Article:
Nevertheless, the strategy of hiding race — in particular changing names — can be soul-piercing. It prompted one African-American reader of the article to write that he was reminded of the searing scene in the groundbreaking TV miniseries “Roots” when the runaway slave Kunta Kinte is whipped until he declares that his name is Toby, the name given to him by his master.
Black job seekers said the purpose of hiding racial markers extended beyond simply getting in the door for an interview. It was also part of making sure they appeared palatable to hiring managers once race was seen. Activism in black organizations, even majoring in African-American studies can be signals to employers. Removing such details is all part of what Ms. Orr described as “calming down on the blackness.”
In “Covering: the Hidden Assault on Our Civil Rights,” Kenji Yoshino, a law professor at New York University, wrote about this phenomenon not just among blacks but also other minority groups. “My notion of covering is really about the idea that people can have stigmatized identities that either they can’t or won’t hide but nevertheless experience a huge amount of pressure to downplay those identities,” he said. Mr. Yoshino says that progress in hiring has meant that “the line originally was between whites and nonwhites, favoring whites; now it’s whites and nonwhites who are willing to act white.”
For reasons that are obscure to me, those qualities we cherish in our artists we condemn in our politicians. In our artists we look for the many-colored voice, the multiple sensibility. The apogee of this is, of course, Shakespeare: even more than for his wordplay we cherish him for his lack of allegiance. Our Shakespeare sees always both sides of a thing, he is black and white, male and female—he is everyman. The giant lacunae in his biography are merely a convenience; if any new facts of religious or political affiliation were ever to arise we would dismiss them in our hearts anyway.
Every preacher who has been around a while finds consolation in the promise of Isaiah that “the word shall not return void.” To preach well is success. I recall rallies when, in the course of his preaching, King would hold forth on the theological and moral foundations of the movement. The klieg lights and cameras shut down, only to be turned on again when he returned to specifically political or programmatic themes. “Watch the lights,” he commented. “They’re not interested in the most important parts.”
Steele’s deepest worries about Obama are not about his political chances but about his personal authenticity. Whether as bargainer or challenger or some creative mix of the two, Steele thinks, a black leader must don a mask, forging a persona that will charm or manipulate whites. In taking on this task, Steele contends, black leaders lose themselves, for they are never able to locate what they themselves really think. Steele wonders: Is Obama running for president because of his deep convictions or simply because he is aware of “his power to enthrall whites”?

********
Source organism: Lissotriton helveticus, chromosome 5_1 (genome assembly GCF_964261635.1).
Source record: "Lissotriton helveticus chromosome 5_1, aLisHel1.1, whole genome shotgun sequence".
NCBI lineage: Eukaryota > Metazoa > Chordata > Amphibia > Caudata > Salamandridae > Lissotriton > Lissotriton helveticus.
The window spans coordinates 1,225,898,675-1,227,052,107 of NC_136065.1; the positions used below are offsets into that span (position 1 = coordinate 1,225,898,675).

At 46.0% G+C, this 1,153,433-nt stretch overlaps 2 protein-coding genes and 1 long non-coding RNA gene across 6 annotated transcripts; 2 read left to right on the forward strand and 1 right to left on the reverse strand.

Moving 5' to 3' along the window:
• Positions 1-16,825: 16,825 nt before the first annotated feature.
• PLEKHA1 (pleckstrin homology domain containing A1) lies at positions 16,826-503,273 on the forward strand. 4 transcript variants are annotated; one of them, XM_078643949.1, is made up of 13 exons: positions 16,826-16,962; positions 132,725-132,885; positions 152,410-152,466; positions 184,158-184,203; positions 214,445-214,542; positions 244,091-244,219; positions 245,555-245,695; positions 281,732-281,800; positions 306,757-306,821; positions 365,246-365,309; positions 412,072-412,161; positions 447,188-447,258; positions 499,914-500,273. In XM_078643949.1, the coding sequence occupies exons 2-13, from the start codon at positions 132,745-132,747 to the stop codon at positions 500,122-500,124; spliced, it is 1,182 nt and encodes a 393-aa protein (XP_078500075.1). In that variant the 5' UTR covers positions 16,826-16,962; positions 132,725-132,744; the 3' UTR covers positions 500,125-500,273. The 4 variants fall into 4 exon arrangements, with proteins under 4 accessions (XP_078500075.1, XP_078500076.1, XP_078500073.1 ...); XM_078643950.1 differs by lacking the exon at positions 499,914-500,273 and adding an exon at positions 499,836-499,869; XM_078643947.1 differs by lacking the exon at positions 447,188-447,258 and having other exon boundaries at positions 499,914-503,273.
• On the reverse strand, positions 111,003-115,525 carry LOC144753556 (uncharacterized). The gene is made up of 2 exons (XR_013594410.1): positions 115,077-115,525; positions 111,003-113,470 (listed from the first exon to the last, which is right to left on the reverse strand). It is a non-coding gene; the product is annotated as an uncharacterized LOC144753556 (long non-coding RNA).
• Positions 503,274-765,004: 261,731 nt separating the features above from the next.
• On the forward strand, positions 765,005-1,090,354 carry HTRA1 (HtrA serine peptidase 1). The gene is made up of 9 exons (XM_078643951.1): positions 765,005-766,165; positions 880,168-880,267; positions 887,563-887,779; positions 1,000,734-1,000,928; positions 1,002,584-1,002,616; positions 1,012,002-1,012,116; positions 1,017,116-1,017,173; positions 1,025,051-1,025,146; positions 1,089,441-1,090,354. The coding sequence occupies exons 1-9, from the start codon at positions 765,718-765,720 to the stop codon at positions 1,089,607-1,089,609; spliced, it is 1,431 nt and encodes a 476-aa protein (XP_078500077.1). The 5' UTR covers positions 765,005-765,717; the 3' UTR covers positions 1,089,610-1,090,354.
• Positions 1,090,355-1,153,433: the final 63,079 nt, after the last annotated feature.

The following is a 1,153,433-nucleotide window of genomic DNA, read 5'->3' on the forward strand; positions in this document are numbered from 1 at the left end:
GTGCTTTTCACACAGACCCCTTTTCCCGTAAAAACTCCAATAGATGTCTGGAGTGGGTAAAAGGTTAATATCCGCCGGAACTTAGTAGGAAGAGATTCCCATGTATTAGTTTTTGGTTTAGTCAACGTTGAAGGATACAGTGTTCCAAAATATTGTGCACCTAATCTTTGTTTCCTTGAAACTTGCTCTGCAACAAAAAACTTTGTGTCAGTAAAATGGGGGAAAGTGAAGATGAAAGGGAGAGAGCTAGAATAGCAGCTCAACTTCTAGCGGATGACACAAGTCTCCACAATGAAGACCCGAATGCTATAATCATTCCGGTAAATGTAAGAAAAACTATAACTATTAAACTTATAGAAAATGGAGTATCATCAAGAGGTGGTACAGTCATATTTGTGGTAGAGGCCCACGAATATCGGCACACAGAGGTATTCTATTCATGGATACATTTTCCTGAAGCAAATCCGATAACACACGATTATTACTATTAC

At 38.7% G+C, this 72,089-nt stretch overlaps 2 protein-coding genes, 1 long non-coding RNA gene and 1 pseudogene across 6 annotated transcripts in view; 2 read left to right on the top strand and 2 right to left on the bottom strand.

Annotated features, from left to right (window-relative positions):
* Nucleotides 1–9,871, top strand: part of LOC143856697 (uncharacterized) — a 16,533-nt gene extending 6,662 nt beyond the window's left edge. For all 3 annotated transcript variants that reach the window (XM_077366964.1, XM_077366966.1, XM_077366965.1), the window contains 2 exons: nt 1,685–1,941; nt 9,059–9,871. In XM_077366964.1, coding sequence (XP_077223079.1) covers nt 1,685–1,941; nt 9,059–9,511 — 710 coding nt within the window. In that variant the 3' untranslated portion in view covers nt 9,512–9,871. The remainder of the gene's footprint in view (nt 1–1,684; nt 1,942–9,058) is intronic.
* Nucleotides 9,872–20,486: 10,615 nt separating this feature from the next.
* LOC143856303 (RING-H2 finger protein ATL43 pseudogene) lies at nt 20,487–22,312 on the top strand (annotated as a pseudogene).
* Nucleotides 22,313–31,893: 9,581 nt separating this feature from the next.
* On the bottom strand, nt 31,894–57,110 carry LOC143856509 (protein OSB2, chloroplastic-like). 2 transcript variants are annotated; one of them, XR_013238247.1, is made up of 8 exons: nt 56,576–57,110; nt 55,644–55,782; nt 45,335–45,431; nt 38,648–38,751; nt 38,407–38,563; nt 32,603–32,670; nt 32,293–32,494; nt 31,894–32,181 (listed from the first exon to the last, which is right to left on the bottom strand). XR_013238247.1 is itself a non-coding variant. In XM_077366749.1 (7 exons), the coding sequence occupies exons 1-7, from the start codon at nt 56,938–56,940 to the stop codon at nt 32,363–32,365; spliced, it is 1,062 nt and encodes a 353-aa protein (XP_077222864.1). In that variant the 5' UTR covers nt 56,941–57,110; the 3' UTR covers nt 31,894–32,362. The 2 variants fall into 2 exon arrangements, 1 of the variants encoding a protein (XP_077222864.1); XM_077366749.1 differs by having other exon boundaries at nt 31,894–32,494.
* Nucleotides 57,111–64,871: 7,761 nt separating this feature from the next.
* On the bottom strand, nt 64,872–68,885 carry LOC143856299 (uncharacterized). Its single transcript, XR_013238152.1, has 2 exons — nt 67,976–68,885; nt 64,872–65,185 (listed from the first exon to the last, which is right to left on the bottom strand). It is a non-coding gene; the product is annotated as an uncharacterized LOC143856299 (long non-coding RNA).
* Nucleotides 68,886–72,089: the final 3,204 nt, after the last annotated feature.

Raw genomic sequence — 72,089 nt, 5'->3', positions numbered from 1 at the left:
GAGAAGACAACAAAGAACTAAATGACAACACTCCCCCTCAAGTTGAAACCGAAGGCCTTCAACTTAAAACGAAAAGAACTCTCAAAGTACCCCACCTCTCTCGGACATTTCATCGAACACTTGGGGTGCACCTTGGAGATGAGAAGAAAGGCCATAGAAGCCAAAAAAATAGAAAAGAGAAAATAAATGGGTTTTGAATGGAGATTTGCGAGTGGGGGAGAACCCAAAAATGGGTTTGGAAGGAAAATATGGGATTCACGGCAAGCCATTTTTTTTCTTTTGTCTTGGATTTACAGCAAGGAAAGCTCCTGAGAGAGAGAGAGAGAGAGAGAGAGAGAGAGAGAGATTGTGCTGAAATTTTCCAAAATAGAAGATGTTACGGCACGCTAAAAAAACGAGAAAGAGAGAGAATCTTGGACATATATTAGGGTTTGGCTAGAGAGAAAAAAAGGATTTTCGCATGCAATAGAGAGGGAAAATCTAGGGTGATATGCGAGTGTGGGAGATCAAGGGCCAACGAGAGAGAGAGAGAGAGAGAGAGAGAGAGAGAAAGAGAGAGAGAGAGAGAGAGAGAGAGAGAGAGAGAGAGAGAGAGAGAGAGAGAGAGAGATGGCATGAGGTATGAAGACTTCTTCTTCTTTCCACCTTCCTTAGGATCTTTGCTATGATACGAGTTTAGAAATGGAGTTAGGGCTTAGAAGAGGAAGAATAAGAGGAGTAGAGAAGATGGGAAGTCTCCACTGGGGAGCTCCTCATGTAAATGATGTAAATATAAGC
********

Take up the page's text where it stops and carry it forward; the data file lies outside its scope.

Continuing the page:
But questions of authenticity can be raised about every politician. The peculiar job of a politician is to fashion repeatedly points of agreement between people with different and shifting points of view and to project a public persona that can elicit action and be the vehicle for people’s hopes. If personal authenticity is your quest, politics is the wrong medium. We can wish for congruence between the inner and the outer person of the politician, but in the end what matters for the voters is the direction of the policies chosen and the decisions made.
Today, cities are refashioning themselves as trendy centers devoid of suburban ills like strip malls and long commutes. In Atlanta, which has among the longest commute times of any U.S. city, the white population rose by 26,000 between 2000 and 2006, while the black population decreased by 8,900. Overall the white proportion has increased to 35% in 2006 from 31% in 2000.
In other cities, whites are still leaving, but more blacks are moving out. Boston lost about 6,000 black residents between 2000 and 2006, but only about 3,000 whites. In 2006, whites accounted for 50.2% of the city’s population, up from 49.5% in 2000. That’s the first increase in roughly a century.
Smith’s rules for how to be a global black superstar, then?
1. Keep it easy and breezy. Heroes must work for the good of the white folks (especially families and romantic pairings) in the movie, often to their own detriment.
2. Don’t risk putting off the white folks/foreigners in the audience with an excess of what pundit John McWhorter might derisively describe as “a surfeit of explicitly black presentation.” (Unless, like Denzel in Training Day, you are playing a degraded, corrupt cop; then you get an Oscar.)
3. Do not—EVER—make a movie whose subject matter treats or concerns the facts of black life in America in an accurate or illuminated way, this even when said facts are somehow encoded or embedded in the conventions of genre or some other filmmaking trick.
NYT reports on an NEA census: “Among artists under 35, writers are the only group in which 80 percent or more are non-Hispanic white.” Tayari Jones responds, “A question worth thinking about is whether this means times are good or hard for writers of color. On the one hand being so darn rare makes us attractive, or at least it does, theoretically. But on the other hand, the scarcity suggests steep challenges.”